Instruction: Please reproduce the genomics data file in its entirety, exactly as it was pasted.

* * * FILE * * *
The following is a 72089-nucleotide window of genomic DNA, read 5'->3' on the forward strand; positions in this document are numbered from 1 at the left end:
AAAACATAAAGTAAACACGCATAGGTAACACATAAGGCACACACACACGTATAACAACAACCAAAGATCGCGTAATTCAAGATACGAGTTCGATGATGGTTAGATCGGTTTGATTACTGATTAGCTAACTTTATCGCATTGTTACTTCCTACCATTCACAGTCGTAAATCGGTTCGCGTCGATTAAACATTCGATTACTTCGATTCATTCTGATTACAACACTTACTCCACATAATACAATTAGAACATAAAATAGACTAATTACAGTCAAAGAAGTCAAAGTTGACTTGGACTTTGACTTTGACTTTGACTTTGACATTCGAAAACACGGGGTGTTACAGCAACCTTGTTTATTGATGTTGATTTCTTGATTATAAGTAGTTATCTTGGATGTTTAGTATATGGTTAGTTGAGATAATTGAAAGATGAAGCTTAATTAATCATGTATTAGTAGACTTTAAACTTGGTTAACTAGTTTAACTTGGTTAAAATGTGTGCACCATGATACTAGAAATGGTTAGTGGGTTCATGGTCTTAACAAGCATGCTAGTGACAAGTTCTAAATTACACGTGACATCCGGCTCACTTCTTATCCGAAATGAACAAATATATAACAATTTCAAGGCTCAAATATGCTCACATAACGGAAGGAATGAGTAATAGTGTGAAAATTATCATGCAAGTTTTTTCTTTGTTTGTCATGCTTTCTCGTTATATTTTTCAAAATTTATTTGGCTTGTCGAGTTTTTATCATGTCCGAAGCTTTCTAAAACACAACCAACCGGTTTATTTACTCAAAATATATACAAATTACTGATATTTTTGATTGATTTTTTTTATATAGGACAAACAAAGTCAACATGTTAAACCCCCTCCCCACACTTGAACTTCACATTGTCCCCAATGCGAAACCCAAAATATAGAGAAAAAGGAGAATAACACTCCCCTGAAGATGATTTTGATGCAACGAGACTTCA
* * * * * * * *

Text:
The following is a 72089-nucleotide window of genomic DNA, read 5'->3' on the forward strand; positions in this document are numbered from 1 at the left end:
AAAACATAAAGTAAACACGCATAGGTAACACATAAGGCACACACACACGTATAACAACAACCAAAGATCGCGTAATTCAAGATACGAGTTCGATGATGGTTAGATCGGTTTGATTACTGATTAGCTAACTTTATCGCATTGTTACTTCCTACCATTCACAGTCGTAAATCGGTTCGCGTCGATTAAACATTCGATTACTTCGATTCATTCTGATTACAACACTTACTCCACATAATACAATTAGAACATAAAATAGACTAATTACAGTCAAAGAAGTCAAAGTTGACTTGGACTTTGACTTTGACTTTGACTTTGACATTCGAAAACACGGGGTGTTACAGCAACCTTGTTTATTGATGTTGATTTCTTGATTATAAGTAGTTATCTTGGATGTTTAGTATATGGTTAGTTGAGATAATTGAAAGATGAAGCTTAATTAATCATGTATTAGTAGACTTTAAACTTGGTTAACTAGTTTAACTTGGTTAAAATGTGTGCACCATGATACTAGAAATGGTTAGTGGGTTCATGGTCTTAACAAGCATGCTAGTGACAAGTTCTAAATTACACGTGACATCCGGCTCACTTCTTATCCGAAATGAACAAATATATAACAATTTCAAGGCTCAAATATGCTCACATAACGGAAGGAATGAGTAATAGTGTGAAAATTATCATGCAAGTTTTTTCTTTGTTTGTCATGCTTTCTCGTTATATTTTTCAAAATTTATTTGGCTTGTCGAGTTTTTATCATGTCCGAAGCTTTCTAAAACACAACCAACCGGTTTATTTACTCAAAATATATACAAATTACTGATATTTTTGATTGATTTTTTTTATATAGGACAAACAAAGTCAACATGTTAAACCCCCTCCCCACACTTGAACTTCACATTGTCCCCAATGCGAAACCCAAAATATAGAGAAAAAGGAGAATAACACTCCCCTGAAGATGATTTTGATGCAACGAGACTTCA